The simple one-zone model can predict non-thermal emission from both electrons and protons. Figure 7 presents the hadronic and leptonic emission in the typical cluster assuming an electron-to-proton ratio of Kep = 10-2.

These results call for three remarks. Firstly, at high energies, non-thermal emissions are clearly dominated by the pion decay because of the high density in these objects. The leptonic emission can only dominate pion decay emission for a very optimistic Kep ratio greater than 10%. Therefore, the assumption on the magnetic field does not influence the non-thermal emission above 1 GeV. This result is robust considering parameters with their realistic limits (see Sect. 2.5). Secondly, at low energies, the photon flux slightly depends on the intensity and turbulence level of the magnetic field and turbulence index. Thirdly, emissions from secondary electrons are comparable to an injection of primary electron with Kep = 10-2. These emissions remain clearly dominated by π0 decay representing several percent of hadronic emissions above 1 GeV. In conclusion, the young star-forming regions are potentially hadronic sources of γ-rays.

thumbnail Fig. 7

Non-thermal emission from electrons and protons for different magnetic fields and densities assuming a typical cluster with an age of 1 Myr and radius of the HII region of RHII = 10 pc. The spectral index of the injection spectra is set to s = 2, electron maximum energy is fixed to Ee,max = 50 TeV, turbulence index is ν = 3/2, and electron-to-proton ratio is set to Kep = 10-2.

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3.3.2. Temporal evolution

In this model, the luminosity is assumed to be constant over time. The bubble formed by the stellar winds grows with time. Equations (2) and (3) show that the injection rate Q0 is decreasing with time. Particles spectra and non-thermal emissions do not reach a steady state. Figure 8 presents the temporal evolution of the integrated flux from 3 GeV and spectral index Γ of the non-thermal emission, assuming a typical cluster. It can be seen that the integrated flux quickly reaches a maximum and then decreases with time following the injection model (φE> 3 GeVt− 6/5). This flux is stronger if the density and/or the turbulence level are high. The spectral index quickly stabilizes if the density is high (tstable< 50 kyr). In this case, this depends slightly on the level of turbulence. At low densities, the spectral index typically stabilizes after 106 years and does not change with the turbulence level.

4. Observational constraints

4.1. Sample of stellar clusters

We selected a sample of clusters embedded in HII regions from the Galactic O-Star Catalog1 (GOSC; Maíz Apellániz et al. 2011) version 2.4, containing 1285 O-type stars, following two main criteria:

  • The cluster must correspond to the described model: i) the clusteris young with an age of less than 10 Myr; ii) noevolved star is present in the cluster; iii) No supernova explosionhas occurred in the cluster yet; and iv) the shape of theHII region is almost spherical.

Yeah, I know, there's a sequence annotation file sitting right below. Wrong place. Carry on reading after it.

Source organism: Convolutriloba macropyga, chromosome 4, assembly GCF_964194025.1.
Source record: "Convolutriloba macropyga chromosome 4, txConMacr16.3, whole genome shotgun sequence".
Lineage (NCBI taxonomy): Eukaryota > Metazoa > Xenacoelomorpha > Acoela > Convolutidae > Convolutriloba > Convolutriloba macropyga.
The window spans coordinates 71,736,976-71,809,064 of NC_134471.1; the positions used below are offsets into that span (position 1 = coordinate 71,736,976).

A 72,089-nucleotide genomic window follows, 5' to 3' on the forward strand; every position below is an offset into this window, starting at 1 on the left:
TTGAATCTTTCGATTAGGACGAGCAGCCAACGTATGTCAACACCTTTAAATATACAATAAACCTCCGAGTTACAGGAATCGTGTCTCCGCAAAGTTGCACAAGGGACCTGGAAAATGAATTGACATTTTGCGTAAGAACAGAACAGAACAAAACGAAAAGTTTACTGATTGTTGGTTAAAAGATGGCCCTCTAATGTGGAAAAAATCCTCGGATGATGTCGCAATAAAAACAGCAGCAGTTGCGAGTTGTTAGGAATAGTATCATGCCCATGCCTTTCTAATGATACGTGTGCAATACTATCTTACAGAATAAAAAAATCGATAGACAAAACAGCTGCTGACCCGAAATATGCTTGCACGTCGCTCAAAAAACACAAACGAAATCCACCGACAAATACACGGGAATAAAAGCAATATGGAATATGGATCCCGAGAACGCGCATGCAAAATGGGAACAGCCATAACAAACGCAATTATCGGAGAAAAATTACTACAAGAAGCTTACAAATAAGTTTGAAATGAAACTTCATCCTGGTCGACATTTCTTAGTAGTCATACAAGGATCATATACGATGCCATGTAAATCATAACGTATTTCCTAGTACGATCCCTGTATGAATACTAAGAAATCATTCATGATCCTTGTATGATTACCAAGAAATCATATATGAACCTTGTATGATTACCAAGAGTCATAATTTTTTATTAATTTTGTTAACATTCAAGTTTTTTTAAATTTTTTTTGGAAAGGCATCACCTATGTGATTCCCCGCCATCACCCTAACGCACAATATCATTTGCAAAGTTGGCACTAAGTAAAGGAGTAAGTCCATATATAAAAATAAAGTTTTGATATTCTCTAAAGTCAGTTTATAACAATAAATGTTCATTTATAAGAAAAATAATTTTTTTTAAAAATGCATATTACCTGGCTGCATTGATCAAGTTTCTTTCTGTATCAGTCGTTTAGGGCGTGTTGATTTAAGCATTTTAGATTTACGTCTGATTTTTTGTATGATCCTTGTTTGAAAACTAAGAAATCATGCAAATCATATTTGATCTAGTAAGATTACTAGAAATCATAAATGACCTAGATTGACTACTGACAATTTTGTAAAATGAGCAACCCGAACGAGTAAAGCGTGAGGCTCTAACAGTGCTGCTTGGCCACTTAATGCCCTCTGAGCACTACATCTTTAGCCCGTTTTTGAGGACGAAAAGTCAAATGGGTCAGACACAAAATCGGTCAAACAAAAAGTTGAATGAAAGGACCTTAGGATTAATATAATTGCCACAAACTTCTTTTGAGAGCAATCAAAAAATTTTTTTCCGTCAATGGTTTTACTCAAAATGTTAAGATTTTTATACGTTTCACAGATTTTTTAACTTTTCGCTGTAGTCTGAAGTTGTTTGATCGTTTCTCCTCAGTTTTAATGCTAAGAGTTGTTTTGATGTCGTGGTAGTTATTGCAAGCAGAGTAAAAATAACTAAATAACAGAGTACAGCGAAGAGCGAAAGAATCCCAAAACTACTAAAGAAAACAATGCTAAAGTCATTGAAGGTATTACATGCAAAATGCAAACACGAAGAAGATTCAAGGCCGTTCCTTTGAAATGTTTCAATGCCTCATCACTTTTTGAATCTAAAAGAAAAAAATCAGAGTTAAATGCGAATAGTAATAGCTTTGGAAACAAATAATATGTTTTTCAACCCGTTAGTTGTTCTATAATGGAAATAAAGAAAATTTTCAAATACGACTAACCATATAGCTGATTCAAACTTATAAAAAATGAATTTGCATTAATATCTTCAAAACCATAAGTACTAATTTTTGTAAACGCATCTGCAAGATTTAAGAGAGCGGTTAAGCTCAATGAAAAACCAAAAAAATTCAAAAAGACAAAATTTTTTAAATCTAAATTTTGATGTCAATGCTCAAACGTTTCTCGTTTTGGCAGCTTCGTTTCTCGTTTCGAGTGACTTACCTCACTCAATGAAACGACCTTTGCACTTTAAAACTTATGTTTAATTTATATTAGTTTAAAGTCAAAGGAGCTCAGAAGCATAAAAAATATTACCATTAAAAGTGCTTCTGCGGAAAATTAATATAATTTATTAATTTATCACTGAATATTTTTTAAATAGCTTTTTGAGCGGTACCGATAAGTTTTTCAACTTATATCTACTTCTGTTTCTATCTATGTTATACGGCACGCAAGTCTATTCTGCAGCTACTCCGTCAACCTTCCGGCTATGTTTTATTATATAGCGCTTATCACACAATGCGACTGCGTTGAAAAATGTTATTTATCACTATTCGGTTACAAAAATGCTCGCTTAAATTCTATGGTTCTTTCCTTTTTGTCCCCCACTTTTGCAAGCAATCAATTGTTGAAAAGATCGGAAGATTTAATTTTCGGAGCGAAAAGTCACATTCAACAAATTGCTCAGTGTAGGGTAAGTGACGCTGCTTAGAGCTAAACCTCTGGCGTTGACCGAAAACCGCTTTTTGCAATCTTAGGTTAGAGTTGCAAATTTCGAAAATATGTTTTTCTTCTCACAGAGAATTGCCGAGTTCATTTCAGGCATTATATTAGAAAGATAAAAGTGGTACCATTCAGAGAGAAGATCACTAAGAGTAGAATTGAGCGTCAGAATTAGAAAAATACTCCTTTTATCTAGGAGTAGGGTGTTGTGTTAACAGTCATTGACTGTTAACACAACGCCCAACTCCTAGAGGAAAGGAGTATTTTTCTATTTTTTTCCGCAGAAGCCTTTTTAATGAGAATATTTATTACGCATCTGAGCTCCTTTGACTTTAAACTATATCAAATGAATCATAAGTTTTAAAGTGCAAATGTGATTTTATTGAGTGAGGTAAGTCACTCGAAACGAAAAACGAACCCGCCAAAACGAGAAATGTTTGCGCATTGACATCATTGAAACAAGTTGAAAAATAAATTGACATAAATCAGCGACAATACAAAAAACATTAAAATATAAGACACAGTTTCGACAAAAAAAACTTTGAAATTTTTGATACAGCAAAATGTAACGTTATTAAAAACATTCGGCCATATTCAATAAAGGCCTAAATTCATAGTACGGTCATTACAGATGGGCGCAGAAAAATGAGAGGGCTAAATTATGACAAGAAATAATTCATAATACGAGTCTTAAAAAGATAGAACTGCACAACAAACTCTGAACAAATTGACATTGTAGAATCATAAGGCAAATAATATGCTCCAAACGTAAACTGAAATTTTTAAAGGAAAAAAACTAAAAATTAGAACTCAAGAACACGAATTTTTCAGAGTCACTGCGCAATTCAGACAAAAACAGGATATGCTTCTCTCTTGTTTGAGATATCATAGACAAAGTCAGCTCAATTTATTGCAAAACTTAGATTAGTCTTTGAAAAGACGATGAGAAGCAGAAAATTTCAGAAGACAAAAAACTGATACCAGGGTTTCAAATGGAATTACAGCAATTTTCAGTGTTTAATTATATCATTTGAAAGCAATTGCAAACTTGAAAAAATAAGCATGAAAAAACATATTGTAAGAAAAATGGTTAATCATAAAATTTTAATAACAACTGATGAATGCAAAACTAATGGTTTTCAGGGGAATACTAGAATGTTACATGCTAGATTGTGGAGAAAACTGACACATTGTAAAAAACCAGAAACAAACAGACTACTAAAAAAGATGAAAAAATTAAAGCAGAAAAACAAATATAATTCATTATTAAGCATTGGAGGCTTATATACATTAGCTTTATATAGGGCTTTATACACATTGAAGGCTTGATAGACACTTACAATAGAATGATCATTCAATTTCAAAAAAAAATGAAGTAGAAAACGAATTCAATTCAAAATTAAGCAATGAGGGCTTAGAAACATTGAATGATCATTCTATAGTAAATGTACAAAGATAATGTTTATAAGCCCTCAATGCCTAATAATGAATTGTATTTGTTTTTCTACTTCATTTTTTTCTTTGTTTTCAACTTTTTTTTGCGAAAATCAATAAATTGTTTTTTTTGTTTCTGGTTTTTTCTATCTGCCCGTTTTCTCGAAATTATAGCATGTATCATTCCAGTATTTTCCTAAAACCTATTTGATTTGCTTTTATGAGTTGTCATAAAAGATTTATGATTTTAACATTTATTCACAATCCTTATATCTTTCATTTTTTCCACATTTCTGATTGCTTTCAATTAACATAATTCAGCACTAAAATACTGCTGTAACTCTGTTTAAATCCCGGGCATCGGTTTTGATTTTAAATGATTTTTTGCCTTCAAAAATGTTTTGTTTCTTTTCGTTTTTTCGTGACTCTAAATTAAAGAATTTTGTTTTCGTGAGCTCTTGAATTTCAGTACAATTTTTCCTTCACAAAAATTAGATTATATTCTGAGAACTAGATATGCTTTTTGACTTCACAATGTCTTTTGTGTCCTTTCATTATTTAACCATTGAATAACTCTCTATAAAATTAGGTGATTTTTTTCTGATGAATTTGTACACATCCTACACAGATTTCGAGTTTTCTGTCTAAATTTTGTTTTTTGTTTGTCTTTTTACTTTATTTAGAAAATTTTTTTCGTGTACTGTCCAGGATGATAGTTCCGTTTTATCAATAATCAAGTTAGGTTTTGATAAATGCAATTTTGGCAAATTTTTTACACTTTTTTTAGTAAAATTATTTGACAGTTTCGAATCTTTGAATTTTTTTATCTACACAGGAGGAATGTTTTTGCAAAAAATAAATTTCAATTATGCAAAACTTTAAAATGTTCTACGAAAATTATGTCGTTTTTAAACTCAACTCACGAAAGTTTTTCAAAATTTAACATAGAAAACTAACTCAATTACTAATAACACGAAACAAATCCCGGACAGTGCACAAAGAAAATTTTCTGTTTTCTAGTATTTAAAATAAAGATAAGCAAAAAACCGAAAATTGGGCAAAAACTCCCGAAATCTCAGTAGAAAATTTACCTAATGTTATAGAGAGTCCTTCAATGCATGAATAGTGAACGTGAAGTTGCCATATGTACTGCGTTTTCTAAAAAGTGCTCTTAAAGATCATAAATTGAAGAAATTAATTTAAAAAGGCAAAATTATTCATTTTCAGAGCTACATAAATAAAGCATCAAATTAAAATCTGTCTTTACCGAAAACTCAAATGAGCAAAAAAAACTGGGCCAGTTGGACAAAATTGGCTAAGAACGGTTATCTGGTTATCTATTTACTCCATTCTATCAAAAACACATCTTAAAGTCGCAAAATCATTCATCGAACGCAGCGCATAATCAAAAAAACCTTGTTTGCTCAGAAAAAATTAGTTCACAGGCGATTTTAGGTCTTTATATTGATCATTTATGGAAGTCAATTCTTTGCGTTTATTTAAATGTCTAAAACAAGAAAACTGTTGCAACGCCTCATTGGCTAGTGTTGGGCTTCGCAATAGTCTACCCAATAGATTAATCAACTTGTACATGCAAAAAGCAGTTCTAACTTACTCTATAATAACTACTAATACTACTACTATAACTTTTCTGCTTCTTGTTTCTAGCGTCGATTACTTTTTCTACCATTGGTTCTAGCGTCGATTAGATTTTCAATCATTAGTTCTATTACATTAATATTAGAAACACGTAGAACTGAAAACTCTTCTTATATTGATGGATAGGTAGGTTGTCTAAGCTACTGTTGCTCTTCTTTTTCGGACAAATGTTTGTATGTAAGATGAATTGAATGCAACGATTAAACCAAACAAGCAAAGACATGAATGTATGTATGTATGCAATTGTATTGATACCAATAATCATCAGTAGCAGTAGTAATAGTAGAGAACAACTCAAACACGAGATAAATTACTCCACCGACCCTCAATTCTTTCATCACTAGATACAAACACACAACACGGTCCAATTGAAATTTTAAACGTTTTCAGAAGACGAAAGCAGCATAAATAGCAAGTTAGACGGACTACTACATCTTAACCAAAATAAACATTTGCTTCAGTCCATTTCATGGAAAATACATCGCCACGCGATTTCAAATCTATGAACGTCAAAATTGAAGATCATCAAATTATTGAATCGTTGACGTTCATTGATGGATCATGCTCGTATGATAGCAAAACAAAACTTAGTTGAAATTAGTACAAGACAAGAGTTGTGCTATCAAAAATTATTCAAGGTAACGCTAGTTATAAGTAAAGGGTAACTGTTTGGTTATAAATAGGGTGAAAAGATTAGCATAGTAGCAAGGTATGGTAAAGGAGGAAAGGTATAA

• The main astrophysical properties of the cluster must be known: i) the population of O-type stars; ii) the radius and density of the HII region; and iii) the distance to the cluster.

The eight clusters corresponding to these criteria are summarized in Table 1.

thumbnail Fig. 8

Temporal evolution of the non-thermal emissions (spectral index and integrated flux above 3 GeV) assuming a typical cluster with an age of 1 Myr and with a radius of the HII region of RHII = 10 pc. The spectral index of the injection spectra is set to s = 2, electron maximum energy is fixed to Ee,max = 50 TeV, turbulence index is ν = 3/2, magnetic field strength is B = 10 μG, and electron-to-proton ratio is set to Kep = 10-2.

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4.1.1. Astrophysical properties

The size of the bubble is known in only two clusters: NGC 2244 in the Rosette Nebula and NGC 1976 in the Orion Nebula. The results obtained from these two objects are discussed in detail. These two well-known objects have very different mean densities: 15 cm-3 in the case of the Rosette Nebula and 8900 cm-3 in the case of the Orion Nebula. They are, therefore, ideal to test the model described in this paper.

The star cluster NGC 2244, belonging to the Mon OB2 association, has an age of about 1.9 × 106 years (Park & Sung 2002) and contains six O-type stars. The cluster releases 1037 erg s-1 in stellar winds, creating a giant interstellar bubble (Rb = 6.2 pc) of rarefied matter in the Rosette Nebula. The Rosette Nebula is a HII region of more than 105 solar masses (Williams & McKee 1997), which is ionized by the emission of its embedded star cluster. The nebula is located at a distance of 1.55 kpc (Martins et al. 2012) in the Monoceros constellation and has an apparent size of 1.3°.

The Trapezium cluster (NGC 1976) is located at a distance of 0.41 kpc (Reid et al. 2009) and belongs to the Ori OB1d association. It contains three O-type stars. The mechanical energy released by the cluster of more than 1036 erg s-1 creates a bubble of rarefied matter with a radius of Rb = 2 pc and ionizes the very dense (n = 8900 cm-3) HII region of the Orion Nebula.

Table 1

Summary of the important astrophysical parameters of the model for each cluster.

The stellar content is not found in the GOSC for two clusters. RCW 8 contains at least two O-type stars, O8.5V and O9.5V (Russeil et al. 1995). The Omega Nebula (NGC 6618) is one of the most luminous HII regions in our Galaxy. It contains 17 O-type stars (Hoffmeister et al. 2008), with a binary O4+04 system CEN 1. A non-thermal radio emission was observed (Rodríguez et al. 2009) and a power-law X-ray emission (Broos et al. 2007) in NGC 6618.